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The Kill Artist Mass Market Paperback – April 6, 2004
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Tariq's role in the murder of Gabriel's wife and son draws both Gabriel and Sarah Halevy, the beautiful French model whose affair with Gabriel led to the assassination of his family. Still in love with Gabriel, Sarah allows herself to be set up with a cover and infiltrated into Tariq's inner circle. But before Gabriel can rescue her and fulfill his mission, Tariq turns the tables to get his old adversary as well as Arafat in his own sights. A particularly resonant scene in which Tariq and Arafat confront each other and discuss their former friendship, as well as the change in tactics that has brought Tariq to the ultimate betrayal, reveals Silva's deep comprehension of Palestinian rivalries. He puts a clever little fillip on the ending that adds to the brio of this strongly paced thriller. Silva creates complex, fascinating characters in Gabe, Ari, and Tariq, and more than fulfills the promise of his earlier books. --Jane Adams --This text refers to an out of print or unavailable edition of this title.
From Publishers Weekly
Copyright 2000 Reed Business Information, Inc. --This text refers to an out of print or unavailable edition of this title.
Top Customer Reviews
1. The Kill Artist
2. The English Assassin
3. The Confessor
4. Death in Venice
5. Prince of Fire
6. The Messenger
In this book, Gabriel, a former assassin for Israel's foreign intelligence service, the Mossad (which translates into English as "The Institution") retired after the murders of his wife and son to lead a quiet life as an art restorer, one who fixes the wounded past. Gabriel's ex-boss, Ari Shamron, an Israeli spymaster a la George Smiley but more treacherous, convinces Gabriel to leave his sheltered hermitage to hunt down Tariq, the assassin who killed Gabriel's family, before he can kill again. In an exquisitely wrought plot of treachery and counter-treachery, Silva explores the Palestinian-Israeli conflict from many, many angles.
I don't read spy fiction as a genre. I don't read anything as a genre. I read great writers, pretty much no matter what they write. I've read a lot of John Le Carre, and one of the few criticisms that I have of his work is that his spies play a gentleman's game. However, Le Carre's spies are deeply human and British.
Silva's spies are not gentlemen, and this is no gentlemen's game. This is hard and dirty intelligence work by one of the hardest and dirtiest intelligence services on the planet. The Mossad is charged with keeping tiny Israel's formidable opponents at bay, and you don't do that by playing fair. Gabriel's Mossad plays entirely unfairly, as it must, as it does in real life. In this book, Jacqueline/Sarah is used as a "honey trap," and Silva lightly explores what it does to a woman to prostitute oneself for a good cause.Read more ›
What I love about Daniel Silva is his smooth and uncomplicated style. He has a "rhythm" to his writing that hooks you somewhere in the beginning and stays with you long after you finish the book. It took me a little longer to warm up to these characters, probably because there isn't a lot happening in the way of relationships as there is in his other book _The Mark Of The Assassin_.Read more ›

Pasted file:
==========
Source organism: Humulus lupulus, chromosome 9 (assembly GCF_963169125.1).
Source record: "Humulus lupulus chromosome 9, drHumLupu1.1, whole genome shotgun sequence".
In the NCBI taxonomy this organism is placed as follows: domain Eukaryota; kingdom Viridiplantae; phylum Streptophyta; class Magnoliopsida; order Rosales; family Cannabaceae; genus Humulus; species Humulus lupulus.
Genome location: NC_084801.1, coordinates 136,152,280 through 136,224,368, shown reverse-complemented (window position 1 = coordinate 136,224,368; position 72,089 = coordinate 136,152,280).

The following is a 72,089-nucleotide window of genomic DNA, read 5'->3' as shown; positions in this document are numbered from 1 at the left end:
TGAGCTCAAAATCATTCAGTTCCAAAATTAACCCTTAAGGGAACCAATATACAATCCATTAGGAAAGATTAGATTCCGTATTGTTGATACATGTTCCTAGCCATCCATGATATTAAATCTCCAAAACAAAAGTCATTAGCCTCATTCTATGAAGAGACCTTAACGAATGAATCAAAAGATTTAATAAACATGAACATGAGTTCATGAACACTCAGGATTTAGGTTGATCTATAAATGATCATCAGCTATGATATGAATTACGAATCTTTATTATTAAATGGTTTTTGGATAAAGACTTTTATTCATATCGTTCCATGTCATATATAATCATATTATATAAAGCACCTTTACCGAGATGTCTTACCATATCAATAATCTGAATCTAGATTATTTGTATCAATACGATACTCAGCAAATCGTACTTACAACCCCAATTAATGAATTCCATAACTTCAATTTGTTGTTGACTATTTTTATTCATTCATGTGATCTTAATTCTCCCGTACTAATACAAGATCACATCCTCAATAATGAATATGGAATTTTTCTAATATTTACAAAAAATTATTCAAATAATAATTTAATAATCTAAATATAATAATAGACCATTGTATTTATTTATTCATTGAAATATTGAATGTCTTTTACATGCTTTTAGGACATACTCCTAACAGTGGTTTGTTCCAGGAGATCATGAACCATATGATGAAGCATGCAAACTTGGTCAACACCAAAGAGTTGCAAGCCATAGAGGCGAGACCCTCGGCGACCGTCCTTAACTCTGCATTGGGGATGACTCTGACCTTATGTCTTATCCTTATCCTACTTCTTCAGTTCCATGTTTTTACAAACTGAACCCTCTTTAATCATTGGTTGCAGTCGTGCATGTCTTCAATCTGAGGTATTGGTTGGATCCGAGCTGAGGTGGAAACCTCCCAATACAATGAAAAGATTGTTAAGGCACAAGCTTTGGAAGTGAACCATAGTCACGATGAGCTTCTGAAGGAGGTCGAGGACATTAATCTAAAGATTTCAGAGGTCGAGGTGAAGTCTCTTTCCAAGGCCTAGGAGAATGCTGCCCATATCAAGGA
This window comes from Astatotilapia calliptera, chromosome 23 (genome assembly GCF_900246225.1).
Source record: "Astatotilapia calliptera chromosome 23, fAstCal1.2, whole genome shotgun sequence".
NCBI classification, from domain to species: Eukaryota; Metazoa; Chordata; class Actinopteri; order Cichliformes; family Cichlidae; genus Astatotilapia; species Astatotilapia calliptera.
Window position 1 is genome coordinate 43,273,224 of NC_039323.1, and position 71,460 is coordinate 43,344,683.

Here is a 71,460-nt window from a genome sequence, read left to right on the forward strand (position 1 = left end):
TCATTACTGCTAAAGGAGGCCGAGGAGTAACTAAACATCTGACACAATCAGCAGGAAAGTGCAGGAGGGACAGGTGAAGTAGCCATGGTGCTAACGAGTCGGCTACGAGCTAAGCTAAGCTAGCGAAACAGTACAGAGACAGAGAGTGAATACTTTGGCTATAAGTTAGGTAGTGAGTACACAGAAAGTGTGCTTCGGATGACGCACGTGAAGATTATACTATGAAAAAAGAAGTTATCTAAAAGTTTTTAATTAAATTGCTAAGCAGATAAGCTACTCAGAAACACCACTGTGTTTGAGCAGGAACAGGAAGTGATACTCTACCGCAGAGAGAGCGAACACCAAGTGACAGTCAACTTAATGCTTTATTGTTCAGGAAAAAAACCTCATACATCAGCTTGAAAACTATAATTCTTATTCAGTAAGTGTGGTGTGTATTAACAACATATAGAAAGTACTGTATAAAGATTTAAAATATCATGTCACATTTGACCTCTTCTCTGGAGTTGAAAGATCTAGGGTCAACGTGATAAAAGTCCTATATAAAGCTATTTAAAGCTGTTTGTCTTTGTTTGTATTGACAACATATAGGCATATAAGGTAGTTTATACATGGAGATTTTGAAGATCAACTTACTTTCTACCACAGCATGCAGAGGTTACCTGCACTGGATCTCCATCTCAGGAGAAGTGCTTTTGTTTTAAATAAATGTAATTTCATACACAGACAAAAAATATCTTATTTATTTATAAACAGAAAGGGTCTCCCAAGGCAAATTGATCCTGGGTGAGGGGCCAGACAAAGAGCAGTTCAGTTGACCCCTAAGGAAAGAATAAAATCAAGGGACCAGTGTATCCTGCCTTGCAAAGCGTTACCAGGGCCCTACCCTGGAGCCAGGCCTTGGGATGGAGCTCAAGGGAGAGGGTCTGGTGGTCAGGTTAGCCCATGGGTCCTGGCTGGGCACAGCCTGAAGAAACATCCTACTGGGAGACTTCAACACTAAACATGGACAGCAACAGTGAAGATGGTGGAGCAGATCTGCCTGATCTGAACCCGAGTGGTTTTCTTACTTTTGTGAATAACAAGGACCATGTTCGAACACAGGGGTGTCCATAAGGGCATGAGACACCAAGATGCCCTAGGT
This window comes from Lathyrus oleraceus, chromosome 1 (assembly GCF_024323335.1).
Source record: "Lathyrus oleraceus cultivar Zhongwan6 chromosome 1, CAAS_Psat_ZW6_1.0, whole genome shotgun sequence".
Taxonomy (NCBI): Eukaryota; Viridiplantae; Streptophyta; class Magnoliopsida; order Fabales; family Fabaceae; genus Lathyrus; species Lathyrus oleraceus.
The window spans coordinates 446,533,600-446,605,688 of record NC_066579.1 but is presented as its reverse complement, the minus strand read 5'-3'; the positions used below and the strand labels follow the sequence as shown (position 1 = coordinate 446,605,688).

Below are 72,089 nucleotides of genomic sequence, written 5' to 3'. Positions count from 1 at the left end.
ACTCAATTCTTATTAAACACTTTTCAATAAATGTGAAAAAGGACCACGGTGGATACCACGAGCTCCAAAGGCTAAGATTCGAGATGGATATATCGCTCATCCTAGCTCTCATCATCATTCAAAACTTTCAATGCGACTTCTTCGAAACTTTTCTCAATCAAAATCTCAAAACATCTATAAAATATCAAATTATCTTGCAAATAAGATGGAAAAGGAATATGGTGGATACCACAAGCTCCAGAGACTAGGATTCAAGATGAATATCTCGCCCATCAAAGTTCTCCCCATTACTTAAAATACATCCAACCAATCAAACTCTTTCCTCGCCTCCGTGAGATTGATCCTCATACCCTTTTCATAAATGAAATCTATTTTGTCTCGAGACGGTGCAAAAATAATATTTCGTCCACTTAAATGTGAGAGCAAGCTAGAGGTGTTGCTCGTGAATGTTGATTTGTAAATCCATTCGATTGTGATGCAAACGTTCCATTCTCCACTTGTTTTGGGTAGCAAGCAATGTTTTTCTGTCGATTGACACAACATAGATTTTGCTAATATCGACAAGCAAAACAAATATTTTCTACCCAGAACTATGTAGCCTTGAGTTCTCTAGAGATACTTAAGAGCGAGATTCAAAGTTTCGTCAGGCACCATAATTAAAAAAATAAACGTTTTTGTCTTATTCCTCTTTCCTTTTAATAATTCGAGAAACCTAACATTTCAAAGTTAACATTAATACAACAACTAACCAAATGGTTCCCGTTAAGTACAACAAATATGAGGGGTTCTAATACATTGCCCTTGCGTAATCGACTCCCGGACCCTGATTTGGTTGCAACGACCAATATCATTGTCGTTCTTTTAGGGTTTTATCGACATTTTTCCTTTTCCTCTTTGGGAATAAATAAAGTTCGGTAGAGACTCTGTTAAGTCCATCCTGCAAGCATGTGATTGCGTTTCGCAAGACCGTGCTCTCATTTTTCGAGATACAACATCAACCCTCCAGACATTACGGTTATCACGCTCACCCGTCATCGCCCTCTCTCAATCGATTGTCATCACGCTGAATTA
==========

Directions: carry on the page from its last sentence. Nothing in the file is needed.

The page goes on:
Unfortunately, "The Kill Artist," which was written first, does not measure up to the "The English Assassin." Both novels feature Gabriel Allon, a tormented man who has done undercover work as an agent for the Israeli government. He now spends much of his time expertly restoring valuable works of art that have been damaged over the years. Gabriel is something of a loner who would like to forget his tragic past. He would prefer to stop working for the Israeli government completely and live a quiet and reclusive life in Cornwall, England.
Gabriel's spymaster, Ari Shamron, has other ideas. He convinces Gabriel to get back into the spy game in order to trap an old enemy. Soon, Gabriel is on the trail of Tariq al-Hourani, a Palestinian zealot who recently assassinated the Israeli ambassador in Paris. Tariq and Gabriel are old enemies and Gabriel cannot resist the chance to finally even an old score and rid Israel of an ardent and deadly enemy.
Naturally, there is a beautiful woman involved, as well. Jacqueline Delacroix, born Sarah Halevy, lost her grandparents in the Holocaust. She, too, has been recruited by Ari Shamron to help Gabriel trap Tariq. She is in love with Gabriel, but he is reluctant to get romantically involved with her, for reasons of his own.
The plot thickens, as Gabriel and Jacqueline go undercover and place themselves in grave danger while they track Tariq. Their prey turns the tables on Gabriel and Jacqueline, and Tariq soon becomes the hunter. Gabriel fears that he will never capture Tariq.Read more ›
Most Recent Customer Reviews
I read #16 & #1 in this Allon series. There was a similar structure, Mossad agent, Israeli version of 007, fighting Arab agent, historical events woven in, beautiful girl... Read morePublished 19 hours ago by Jajisee
Read the book in a day. I literally could not put it down. I'm hooked on Gabriel, and can't wait to read the next book.Published 1 day ago by M. Bernier
I am starting my 4th book in the Gabriel Allon series, a Death in Venice. Allon is an Art Restorer and an Israeli secret agent. Read morePublished 5 days ago by Zack Jennings
Was this book good enough for another helping? Please read my review...
"This is my second outing with Mr. Silva. Great spy premise: trade craft over gizmos. Read more
This is the first book I have read by Daniel Silva. Up yo this point I have listened to audio books. Read morePublished 6 days ago by V Samuel
Best spy books of all. Love Gabriel All on. Daniel Silva has become my favorite author of these type of books highly recommendedPublished 6 days ago by Alina SanJuan